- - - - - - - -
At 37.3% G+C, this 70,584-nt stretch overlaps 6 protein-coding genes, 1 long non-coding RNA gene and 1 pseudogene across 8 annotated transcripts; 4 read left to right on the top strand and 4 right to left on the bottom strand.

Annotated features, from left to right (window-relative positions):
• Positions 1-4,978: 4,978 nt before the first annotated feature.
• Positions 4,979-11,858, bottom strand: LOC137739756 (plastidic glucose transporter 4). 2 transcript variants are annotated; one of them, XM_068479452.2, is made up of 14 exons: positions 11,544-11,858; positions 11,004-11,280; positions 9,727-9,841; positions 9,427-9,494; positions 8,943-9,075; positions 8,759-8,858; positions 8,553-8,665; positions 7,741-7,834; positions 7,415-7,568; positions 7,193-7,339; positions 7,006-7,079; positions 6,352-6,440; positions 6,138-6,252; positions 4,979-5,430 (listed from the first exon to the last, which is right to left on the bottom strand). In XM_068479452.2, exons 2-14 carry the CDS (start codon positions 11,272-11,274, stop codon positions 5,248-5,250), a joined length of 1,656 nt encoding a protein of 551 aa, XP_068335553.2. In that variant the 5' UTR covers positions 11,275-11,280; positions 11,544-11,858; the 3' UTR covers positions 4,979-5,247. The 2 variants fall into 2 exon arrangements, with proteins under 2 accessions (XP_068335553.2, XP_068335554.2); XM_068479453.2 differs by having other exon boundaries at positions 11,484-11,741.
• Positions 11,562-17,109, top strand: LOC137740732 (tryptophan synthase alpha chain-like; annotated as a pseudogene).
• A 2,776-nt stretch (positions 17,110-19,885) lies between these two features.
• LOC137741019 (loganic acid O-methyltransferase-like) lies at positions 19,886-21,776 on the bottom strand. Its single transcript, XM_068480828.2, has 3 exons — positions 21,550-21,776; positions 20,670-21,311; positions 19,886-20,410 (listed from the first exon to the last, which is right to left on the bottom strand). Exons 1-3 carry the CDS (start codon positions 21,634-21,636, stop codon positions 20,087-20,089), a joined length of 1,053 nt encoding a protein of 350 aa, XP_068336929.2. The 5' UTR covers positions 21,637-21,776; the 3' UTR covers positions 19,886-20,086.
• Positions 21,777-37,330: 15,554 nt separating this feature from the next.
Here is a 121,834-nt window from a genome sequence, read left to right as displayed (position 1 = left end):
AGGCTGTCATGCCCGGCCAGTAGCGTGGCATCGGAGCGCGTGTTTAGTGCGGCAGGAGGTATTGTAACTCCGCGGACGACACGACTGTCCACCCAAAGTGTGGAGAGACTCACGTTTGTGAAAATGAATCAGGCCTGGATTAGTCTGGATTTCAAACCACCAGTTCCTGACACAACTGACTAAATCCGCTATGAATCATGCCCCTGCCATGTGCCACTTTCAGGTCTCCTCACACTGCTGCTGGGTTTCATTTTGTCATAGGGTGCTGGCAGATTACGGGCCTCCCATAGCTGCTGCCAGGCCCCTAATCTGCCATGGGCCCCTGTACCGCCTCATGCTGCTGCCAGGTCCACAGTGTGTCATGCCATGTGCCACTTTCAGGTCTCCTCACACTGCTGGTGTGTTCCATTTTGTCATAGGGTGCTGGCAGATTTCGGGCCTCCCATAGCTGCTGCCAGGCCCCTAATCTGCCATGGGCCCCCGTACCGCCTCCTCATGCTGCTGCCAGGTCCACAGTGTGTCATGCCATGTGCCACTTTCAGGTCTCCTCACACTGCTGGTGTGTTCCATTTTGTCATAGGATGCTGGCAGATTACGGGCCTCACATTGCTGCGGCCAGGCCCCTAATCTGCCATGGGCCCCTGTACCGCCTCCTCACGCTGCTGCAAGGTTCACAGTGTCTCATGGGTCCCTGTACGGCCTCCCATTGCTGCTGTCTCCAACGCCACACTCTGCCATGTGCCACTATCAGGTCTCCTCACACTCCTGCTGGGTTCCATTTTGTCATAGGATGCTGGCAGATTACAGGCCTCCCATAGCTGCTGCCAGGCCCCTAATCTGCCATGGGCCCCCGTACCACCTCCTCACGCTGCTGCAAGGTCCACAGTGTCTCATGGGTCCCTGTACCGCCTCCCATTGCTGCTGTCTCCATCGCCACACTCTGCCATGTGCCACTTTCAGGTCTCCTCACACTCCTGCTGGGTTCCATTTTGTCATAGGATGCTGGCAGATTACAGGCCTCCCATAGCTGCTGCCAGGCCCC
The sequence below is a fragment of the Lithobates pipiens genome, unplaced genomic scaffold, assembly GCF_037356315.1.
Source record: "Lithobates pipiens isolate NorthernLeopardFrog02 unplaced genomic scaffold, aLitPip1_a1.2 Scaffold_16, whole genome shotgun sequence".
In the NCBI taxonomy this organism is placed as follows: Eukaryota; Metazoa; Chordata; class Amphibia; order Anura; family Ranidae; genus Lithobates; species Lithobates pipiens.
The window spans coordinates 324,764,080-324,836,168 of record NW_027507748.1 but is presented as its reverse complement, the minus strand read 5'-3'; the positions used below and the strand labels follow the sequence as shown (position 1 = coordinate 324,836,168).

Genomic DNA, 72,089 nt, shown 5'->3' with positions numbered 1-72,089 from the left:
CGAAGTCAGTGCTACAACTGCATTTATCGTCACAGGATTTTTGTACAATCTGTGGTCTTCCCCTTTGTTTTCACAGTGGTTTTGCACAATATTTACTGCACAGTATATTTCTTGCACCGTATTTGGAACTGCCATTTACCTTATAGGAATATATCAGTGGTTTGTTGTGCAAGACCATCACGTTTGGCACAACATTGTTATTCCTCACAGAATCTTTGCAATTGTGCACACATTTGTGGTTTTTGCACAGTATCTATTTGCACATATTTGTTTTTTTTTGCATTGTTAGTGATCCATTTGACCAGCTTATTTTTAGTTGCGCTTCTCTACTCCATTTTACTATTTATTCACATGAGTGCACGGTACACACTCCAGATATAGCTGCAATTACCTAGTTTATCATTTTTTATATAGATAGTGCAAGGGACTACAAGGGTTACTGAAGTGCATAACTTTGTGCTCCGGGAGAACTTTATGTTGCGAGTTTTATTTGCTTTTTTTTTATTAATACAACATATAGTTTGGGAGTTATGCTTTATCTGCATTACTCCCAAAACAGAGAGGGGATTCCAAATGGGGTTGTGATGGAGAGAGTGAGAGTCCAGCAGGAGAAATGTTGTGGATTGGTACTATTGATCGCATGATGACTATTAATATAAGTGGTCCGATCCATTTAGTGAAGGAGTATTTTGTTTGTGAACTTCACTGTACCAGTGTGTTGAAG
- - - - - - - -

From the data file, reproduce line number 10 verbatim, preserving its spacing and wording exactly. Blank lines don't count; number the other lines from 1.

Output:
AGGCTGTCATGCCCGGCCAGTAGCGTGGCATCGGAGCGCGTGTTTAGTGCGGCAGGAGGTATTGTAACTCCGCGGACGACACGACTGTCCACCCAAAGTGTGGAGAGACTCACGTTTGTGAAAATGAATCAGGCCTGGATTAGTCTGGATTTCAAACCACCAGTTCCTGACACAACTGACTAAATCCGCTATGAATCATGCCCCTGCCATGTGCCACTTTCAGGTCTCCTCACACTGCTGCTGGGTTTCATTTTGTCATAGGGTGCTGGCAGATTACGGGCCTCCCATAGCTGCTGCCAGGCCCCTAATCTGCCATGGGCCCCTGTACCGCCTCATGCTGCTGCCAGGTCCACAGTGTGTCATGCCATGTGCCACTTTCAGGTCTCCTCACACTGCTGGTGTGTTCCATTTTGTCATAGGGTGCTGGCAGATTTCGGGCCTCCCATAGCTGCTGCCAGGCCCCTAATCTGCCATGGGCCCCCGTACCGCCTCCTCATGCTGCTGCCAGGTCCACAGTGTGTCATGCCATGTGCCACTTTCAGGTCTCCTCACACTGCTGGTGTGTTCCATTTTGTCATAGGATGCTGGCAGATTACGGGCCTCACATTGCTGCGGCCAGGCCCCTAATCTGCCATGGGCCCCTGTACCGCCTCCTCACGCTGCTGCAAGGTTCACAGTGTCTCATGGGTCCCTGTACGGCCTCCCATTGCTGCTGTCTCCAACGCCACACTCTGCCATGTGCCACTATCAGGTCTCCTCACACTCCTGCTGGGTTCCATTTTGTCATAGGATGCTGGCAGATTACAGGCCTCCCATAGCTGCTGCCAGGCCCCTAATCTGCCATGGGCCCCCGTACCACCTCCTCACGCTGCTGCAAGGTCCACAGTGTCTCATGGGTCCCTGTACCGCCTCCCATTGCTGCTGTCTCCATCGCCACACTCTGCCATGTGCCACTTTCAGGTCTCCTCACACTCCTGCTGGGTTCCATTTTGTCATAGGATGCTGGCAGATTACAGGCCTCCCATAGCTGCTGCCAGGCCCC